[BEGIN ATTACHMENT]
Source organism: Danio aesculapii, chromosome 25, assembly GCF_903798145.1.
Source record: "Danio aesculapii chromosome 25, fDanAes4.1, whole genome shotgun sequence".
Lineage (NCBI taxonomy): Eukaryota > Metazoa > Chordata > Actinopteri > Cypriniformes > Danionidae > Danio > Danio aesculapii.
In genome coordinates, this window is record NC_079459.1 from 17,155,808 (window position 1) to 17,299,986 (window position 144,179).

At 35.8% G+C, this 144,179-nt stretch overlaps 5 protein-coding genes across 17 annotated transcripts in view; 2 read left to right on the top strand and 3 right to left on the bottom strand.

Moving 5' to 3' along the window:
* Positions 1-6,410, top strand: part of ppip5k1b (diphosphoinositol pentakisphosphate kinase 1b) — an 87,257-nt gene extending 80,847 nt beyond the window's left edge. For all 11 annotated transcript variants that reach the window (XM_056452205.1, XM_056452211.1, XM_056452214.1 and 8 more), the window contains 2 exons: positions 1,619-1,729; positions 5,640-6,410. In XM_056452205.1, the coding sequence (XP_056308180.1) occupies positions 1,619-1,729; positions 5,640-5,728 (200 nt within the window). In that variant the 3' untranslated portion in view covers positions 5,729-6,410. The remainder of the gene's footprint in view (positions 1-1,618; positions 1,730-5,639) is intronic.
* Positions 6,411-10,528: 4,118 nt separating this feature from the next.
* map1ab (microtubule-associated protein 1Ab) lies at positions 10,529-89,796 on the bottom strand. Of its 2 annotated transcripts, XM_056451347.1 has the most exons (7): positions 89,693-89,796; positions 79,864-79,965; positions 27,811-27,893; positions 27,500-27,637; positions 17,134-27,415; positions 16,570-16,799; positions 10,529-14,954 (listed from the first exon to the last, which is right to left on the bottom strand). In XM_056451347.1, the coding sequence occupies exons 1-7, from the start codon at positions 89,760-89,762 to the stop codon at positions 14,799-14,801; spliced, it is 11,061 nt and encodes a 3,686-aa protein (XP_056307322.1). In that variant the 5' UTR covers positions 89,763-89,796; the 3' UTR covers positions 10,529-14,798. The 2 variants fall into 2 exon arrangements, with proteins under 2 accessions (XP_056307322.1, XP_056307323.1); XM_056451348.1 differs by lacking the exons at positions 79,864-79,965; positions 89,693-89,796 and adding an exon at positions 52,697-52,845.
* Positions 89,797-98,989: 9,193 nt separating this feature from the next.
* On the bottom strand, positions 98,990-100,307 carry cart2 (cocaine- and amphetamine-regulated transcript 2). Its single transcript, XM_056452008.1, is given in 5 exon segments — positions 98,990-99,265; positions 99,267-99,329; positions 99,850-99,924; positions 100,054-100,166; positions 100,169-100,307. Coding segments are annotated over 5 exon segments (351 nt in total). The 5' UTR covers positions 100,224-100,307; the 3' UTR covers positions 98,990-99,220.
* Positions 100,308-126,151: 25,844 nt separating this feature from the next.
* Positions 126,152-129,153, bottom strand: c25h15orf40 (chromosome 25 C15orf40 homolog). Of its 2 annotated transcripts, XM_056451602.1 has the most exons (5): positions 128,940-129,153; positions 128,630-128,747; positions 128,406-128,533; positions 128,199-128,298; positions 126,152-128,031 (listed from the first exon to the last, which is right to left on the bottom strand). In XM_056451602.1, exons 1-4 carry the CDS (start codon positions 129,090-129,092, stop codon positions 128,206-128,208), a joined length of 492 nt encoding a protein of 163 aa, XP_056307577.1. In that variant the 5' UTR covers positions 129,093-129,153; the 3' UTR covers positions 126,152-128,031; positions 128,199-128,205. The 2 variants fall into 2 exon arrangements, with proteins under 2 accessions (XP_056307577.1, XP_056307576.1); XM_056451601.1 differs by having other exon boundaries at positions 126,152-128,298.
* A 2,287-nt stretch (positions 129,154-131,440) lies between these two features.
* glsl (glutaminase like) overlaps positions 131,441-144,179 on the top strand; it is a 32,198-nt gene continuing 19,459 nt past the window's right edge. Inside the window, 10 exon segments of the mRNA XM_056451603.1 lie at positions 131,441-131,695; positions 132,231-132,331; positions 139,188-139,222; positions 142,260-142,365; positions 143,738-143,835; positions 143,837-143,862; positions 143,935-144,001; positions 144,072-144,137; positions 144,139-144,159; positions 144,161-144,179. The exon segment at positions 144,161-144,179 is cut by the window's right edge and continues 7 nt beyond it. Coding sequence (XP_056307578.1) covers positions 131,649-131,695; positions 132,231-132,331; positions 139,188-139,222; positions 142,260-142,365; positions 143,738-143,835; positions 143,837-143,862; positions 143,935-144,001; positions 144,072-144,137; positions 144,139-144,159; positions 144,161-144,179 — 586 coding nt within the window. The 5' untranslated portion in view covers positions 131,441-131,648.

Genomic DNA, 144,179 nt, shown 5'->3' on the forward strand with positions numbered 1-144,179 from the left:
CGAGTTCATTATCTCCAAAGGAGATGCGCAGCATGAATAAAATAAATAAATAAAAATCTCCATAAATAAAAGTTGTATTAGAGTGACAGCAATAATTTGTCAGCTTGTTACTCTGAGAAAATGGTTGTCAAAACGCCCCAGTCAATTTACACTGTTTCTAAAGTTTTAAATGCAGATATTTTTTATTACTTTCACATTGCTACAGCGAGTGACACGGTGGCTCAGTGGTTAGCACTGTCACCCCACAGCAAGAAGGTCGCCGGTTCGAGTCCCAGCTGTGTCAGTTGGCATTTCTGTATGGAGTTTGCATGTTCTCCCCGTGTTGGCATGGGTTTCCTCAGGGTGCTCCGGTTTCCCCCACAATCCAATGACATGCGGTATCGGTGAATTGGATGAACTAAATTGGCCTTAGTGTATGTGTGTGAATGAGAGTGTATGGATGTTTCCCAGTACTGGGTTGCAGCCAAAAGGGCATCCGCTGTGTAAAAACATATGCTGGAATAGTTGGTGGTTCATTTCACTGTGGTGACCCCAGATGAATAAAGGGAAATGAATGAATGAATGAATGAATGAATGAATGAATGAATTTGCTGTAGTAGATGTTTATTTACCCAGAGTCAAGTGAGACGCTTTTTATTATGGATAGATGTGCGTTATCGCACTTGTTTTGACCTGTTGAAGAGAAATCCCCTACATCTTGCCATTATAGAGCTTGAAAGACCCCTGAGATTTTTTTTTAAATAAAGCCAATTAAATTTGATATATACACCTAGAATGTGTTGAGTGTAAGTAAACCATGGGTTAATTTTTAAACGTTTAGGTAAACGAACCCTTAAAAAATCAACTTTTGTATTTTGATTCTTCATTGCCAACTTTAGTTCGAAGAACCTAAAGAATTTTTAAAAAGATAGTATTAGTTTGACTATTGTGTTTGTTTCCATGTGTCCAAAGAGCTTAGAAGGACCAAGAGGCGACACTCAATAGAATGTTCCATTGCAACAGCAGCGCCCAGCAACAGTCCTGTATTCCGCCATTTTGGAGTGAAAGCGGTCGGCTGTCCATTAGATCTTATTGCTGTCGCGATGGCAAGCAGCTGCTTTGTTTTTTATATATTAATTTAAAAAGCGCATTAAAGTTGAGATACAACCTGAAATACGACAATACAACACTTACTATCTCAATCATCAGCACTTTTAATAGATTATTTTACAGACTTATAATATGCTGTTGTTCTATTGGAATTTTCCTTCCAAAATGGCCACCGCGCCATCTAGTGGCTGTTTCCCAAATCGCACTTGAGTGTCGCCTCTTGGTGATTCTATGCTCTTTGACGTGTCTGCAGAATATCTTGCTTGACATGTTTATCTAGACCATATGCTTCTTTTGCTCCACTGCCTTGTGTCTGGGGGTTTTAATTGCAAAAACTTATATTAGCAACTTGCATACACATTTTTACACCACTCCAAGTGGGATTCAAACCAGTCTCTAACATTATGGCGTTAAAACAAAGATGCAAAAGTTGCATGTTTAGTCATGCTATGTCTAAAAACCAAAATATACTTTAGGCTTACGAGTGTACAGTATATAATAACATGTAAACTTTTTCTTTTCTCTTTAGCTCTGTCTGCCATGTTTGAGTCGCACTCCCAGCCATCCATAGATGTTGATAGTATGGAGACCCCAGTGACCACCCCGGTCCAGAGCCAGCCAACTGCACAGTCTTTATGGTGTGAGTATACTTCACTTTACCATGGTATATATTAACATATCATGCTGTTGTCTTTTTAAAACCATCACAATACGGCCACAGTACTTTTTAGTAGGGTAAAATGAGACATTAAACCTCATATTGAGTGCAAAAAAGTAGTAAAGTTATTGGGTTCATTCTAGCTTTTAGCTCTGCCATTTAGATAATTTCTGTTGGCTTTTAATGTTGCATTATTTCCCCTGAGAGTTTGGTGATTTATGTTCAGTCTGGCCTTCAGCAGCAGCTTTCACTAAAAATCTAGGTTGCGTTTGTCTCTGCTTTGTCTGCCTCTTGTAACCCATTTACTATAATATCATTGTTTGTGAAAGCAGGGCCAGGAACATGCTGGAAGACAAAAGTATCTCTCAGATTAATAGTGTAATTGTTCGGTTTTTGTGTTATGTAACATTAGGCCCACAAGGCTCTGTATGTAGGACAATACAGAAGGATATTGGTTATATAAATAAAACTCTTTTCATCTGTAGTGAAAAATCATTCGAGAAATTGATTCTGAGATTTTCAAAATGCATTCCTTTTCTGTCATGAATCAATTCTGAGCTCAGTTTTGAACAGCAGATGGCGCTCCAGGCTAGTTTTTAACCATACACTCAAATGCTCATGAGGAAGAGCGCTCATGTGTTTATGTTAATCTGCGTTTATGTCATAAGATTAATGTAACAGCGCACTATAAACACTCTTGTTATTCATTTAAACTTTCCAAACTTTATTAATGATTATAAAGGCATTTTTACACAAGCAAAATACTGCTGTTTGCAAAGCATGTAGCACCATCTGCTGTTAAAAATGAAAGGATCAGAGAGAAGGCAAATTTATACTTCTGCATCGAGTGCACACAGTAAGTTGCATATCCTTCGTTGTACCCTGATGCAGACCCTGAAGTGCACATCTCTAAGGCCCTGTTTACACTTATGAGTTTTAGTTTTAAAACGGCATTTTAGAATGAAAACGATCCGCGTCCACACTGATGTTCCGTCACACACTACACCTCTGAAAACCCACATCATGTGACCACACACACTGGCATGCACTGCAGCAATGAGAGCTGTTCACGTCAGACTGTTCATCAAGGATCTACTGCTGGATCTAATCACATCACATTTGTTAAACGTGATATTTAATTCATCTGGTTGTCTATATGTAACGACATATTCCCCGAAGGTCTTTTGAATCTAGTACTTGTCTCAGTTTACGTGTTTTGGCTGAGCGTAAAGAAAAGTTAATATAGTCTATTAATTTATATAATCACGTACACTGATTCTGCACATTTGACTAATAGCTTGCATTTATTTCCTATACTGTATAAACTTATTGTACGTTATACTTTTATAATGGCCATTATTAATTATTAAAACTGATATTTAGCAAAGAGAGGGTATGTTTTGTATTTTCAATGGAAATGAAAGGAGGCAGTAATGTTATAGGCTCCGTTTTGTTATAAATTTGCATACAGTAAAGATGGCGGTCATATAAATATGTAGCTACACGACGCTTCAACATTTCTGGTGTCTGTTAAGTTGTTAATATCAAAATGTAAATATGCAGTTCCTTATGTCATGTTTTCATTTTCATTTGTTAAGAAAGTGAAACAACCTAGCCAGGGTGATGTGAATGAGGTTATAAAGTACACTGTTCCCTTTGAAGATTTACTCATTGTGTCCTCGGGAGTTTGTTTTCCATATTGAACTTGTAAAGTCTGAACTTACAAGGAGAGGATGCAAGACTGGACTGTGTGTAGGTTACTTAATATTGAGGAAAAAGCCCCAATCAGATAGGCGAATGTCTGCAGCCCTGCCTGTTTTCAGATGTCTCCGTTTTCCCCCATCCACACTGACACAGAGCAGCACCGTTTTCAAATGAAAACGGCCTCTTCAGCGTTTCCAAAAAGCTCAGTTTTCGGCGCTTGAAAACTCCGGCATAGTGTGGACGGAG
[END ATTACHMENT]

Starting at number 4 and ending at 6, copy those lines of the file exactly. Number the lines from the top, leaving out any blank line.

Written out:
In genome coordinates, this window is record NC_079459.1 from 17,155,808 (window position 1) to 17,299,986 (window position 144,179).

At 35.8% G+C, this 144,179-nt stretch overlaps 5 protein-coding genes across 17 annotated transcripts in view; 2 read left to right on the top strand and 3 right to left on the bottom strand.

Moving 5' to 3' along the window: